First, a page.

Conversely, having equity or stock means you own a piece of a company and as owner you can share in its success.  Let’s say you own a few shares of Procter and Gamble stock.  As an owner, P&G tosses a little taste of its revenues your way each quarter.  This is called a dividend.

It appears Momma (in this case Goldman Sachs and Canyon Capital) has found iHeart Media owns 90% of Clear Channel Outdoor and is getting a $196 million dividend payment from that company on January 4, 2016.

Reports say iHeart Media is scheduled to pay back $193 million in bonds in 2016 and that’s what they planned to do with the dividend money.  Here’s where Goldman Sachs and Canyon Capital come in. They, being senior bond holders, want that money.  The bond holders that are scheduled to receive payments in 2016 appear to be  junior bond holders.  As with any high school hierarchy, in business seniors come before juniors when paying off debts.  And that’s why Momma wants her money.  She’s a senior and wants her money before any juniors get theirs.  She wants it now, not later, as reportedly planned.  Momma probably feels there’s a chance no money will be left in the checking account at some point and rules in life and in bankruptcy court dictate seniors get theirs first.  Juniors get what’s left.

A lot press has been devoted to the possible bankruptcy or restructuring  of companies like iHeart and Cumulus Media. iHeart Media, with a debt of $20.5 billion dollars, owes more to lien holders than the radio industry’s total annual revenues combined.  Yes.  You read that correctly.

Screen Shot 2015-12-28 at 2.26.28 PM

As a second or junior lender recently opined, “In our view, it’s clearly not a sustainable capital structure.”  

Thank you Captain Obvious!

There is a difference in restructuring and bankruptcy.  In fact, if you’re an employee restructuring may actually be a good thing.

Bankruptcy is expensive and for a company with $20.5 billion in debts, lawyers will be like pack of famished wolves feasting on a fresh buffalo kill; savages feeding until the bones are pick clean and dry of every billable legal fee dollar.


In bankruptcy, there are numerous other legal issues to deal with too, the least of which for lawyers may end up being the most important for you – employment contracts.  Will it be honored in bankruptcy? How will severance be handled?  How will non-competes be enforced or not enforced? Bankruptcy lawyers will gorge and purge themselves many times before worrying about your rent and car payment.

Debt restructuring, on the other hand, allows a company facing cash flow problems to reduce and renegotiate its debts so they could keep more money in the checking account and continue operating. Granted, it takes all lien holders to agree on something like this, which in itself is quite the feat. It results in lower interest being paid out to lien holders and extending bond terms farther out into the future.  It’s said iHeart Media pays well into the nine figures annually in interest on just a portion of the total debt it owes.  This so-called unsecured debt, money loaned with no collateral just the promise to pay it back, comes with very high interest.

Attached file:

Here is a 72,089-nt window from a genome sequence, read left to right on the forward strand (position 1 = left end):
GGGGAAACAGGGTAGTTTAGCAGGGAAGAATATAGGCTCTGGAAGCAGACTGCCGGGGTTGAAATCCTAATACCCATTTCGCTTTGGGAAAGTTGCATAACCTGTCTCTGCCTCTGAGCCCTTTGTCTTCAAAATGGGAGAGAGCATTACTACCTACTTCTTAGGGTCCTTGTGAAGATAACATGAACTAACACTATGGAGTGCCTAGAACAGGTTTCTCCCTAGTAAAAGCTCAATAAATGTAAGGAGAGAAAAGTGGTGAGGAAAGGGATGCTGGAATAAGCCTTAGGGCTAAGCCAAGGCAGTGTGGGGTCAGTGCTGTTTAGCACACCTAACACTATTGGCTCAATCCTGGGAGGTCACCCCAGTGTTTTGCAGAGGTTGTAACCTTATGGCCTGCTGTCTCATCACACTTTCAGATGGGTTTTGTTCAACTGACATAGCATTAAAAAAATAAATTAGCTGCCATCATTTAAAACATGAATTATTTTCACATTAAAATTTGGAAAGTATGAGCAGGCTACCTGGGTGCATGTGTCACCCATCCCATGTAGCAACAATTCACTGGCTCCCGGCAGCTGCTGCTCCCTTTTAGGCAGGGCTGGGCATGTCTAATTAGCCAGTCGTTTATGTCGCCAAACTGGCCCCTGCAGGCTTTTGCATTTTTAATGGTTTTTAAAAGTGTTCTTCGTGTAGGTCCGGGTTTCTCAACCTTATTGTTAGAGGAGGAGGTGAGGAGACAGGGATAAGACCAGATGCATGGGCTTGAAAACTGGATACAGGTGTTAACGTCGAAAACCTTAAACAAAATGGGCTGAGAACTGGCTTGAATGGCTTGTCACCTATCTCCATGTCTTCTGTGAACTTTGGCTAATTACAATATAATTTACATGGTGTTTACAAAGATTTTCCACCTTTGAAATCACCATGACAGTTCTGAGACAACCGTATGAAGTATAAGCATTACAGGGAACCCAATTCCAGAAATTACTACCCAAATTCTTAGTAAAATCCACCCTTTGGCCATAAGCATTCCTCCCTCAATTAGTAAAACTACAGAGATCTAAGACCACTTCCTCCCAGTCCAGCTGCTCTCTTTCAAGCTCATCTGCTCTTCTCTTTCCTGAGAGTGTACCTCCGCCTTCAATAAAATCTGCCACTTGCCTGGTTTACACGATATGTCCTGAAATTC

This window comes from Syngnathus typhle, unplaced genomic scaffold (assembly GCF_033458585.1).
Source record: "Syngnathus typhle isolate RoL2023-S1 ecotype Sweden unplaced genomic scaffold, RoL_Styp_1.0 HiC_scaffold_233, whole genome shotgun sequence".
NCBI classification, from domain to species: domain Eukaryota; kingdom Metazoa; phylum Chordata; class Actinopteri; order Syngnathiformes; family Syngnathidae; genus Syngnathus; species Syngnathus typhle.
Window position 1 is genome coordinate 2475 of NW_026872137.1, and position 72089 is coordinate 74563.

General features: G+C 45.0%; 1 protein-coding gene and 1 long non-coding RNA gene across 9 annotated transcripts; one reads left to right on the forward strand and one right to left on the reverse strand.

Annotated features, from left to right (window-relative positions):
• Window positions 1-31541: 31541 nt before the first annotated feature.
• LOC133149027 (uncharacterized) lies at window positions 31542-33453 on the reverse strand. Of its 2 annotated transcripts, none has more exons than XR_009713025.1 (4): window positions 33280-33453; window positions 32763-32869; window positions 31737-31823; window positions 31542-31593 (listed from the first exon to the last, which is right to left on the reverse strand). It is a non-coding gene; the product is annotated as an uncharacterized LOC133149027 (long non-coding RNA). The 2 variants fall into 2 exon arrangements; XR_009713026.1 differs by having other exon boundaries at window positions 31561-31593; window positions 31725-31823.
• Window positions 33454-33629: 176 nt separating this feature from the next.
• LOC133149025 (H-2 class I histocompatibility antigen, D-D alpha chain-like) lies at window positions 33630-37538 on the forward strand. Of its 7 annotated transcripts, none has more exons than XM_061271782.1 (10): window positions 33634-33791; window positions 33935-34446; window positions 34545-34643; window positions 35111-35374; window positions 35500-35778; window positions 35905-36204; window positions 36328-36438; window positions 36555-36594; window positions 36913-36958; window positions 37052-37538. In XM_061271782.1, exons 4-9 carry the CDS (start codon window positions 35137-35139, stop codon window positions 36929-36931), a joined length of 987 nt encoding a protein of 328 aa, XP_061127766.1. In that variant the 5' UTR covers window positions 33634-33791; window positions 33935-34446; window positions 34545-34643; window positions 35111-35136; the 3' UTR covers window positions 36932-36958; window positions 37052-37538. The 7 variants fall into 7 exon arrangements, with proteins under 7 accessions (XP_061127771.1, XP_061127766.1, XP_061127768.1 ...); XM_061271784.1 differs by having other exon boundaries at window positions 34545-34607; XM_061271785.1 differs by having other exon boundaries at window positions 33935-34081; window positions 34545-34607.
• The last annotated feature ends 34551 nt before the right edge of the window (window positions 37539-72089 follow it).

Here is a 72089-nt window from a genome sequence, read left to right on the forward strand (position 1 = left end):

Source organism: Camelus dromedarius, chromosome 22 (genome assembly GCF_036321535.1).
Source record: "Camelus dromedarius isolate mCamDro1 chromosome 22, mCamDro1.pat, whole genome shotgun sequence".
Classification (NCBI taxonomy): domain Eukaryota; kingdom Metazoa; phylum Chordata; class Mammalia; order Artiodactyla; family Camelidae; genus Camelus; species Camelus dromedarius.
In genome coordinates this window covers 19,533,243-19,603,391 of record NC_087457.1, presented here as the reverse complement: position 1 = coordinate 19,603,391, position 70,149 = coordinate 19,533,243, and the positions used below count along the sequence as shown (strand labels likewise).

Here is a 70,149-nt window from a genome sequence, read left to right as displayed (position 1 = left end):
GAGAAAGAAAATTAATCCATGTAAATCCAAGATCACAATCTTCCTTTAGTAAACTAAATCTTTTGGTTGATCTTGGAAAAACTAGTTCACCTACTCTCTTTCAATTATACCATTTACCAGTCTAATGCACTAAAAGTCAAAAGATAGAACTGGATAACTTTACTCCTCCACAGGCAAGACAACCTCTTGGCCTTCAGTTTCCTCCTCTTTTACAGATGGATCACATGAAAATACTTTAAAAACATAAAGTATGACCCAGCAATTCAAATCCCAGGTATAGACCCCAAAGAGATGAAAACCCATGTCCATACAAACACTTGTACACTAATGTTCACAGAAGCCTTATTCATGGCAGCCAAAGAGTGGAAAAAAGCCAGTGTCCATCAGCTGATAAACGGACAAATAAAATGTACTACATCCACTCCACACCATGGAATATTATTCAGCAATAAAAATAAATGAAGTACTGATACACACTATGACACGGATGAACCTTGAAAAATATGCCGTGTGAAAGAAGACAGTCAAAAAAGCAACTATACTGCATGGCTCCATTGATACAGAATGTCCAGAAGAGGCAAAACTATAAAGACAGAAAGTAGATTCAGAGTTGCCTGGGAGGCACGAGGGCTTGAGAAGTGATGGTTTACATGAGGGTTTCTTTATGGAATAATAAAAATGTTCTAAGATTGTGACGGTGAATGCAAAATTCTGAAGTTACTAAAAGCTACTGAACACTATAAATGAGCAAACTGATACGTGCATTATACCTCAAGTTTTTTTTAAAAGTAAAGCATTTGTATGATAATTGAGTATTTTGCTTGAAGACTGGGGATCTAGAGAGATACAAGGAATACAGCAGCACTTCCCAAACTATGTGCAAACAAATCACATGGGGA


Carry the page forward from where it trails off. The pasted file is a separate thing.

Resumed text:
Early in December it was reported iHeart Media was already trying to get people they owed money to, to swap debt for equity.  This means give stock or ownership in the company in exchange for the bonds owed.  The benefit is annual interest payments are lowered, freeing up needed cash to operate. The bad news if you own stock in a company that does this, that stock becomes diluted and may be worth less in the future.

As 2015 comes to an end, 2016 will be another pivotal year for everyone in the radio industry. You may not work for iHeart or Cumulus Media, but a date with a bankruptcy judge or a corporate restructuring for either of these companies in 2016 will affect the entire radio industry for many years to come.  And that may not be a bad thing.  It could be exactly what this industry needs – a clean balance sheet and a fresh start.

It’s The Most Wonderful Time Of The Year

The wife and I just subscribed to Netflix.  We’re a little late to the party on this one.  We just finished watching the third season of House of Cards.  My wife is sort of Claire to my Francis without the bisexual threesome with the Secret Service Agent (a MMF for those familiar in those sorts of things, not that I have any experience with stuff like that).  Rarely, have I ever jumped up off the couch and said, “Really?  They did NOT just do that. They did NOT just do that.”


Anyway, the wife told me to get back to being satirical in these musings. “Yes Claire.”

Last Saturday, which is traditionally the busiest shopping day of the year (the Saturday before Christmas), I over heard two women in a Kroger parking lot.  At first, I thought they were just speaking loudly over the rumble of car engines, the winter’s wind gently blowing through trees now devoid of leaves and hearing Andy Williams singing “It’s the Most Wonderful Time of the Year” for the 6000th time. What a horrible song.

It was then I heard one of them exclaim in a shrill voice to the other.

“You’re a loser!”

Oh yes.  It is the most wonderful time of the year.

For example, we tell ourselves Jesus is the “reason for the season.”  But, in many areas there’s the time honored “tradition” of wrapping a church’s outdoor manger scene in chicken wire. Why?  That’s to stop people from stealing the Baby Jesus.  It seems people enjoy traveling around town with the Son of God figurine and taking pictures with him…like in bars!  Granted, if you’re going to list the famous people you’d like to drink the Blood of Christ with, Jesus would be close to the top.  A nice cabernet sauvignon should work.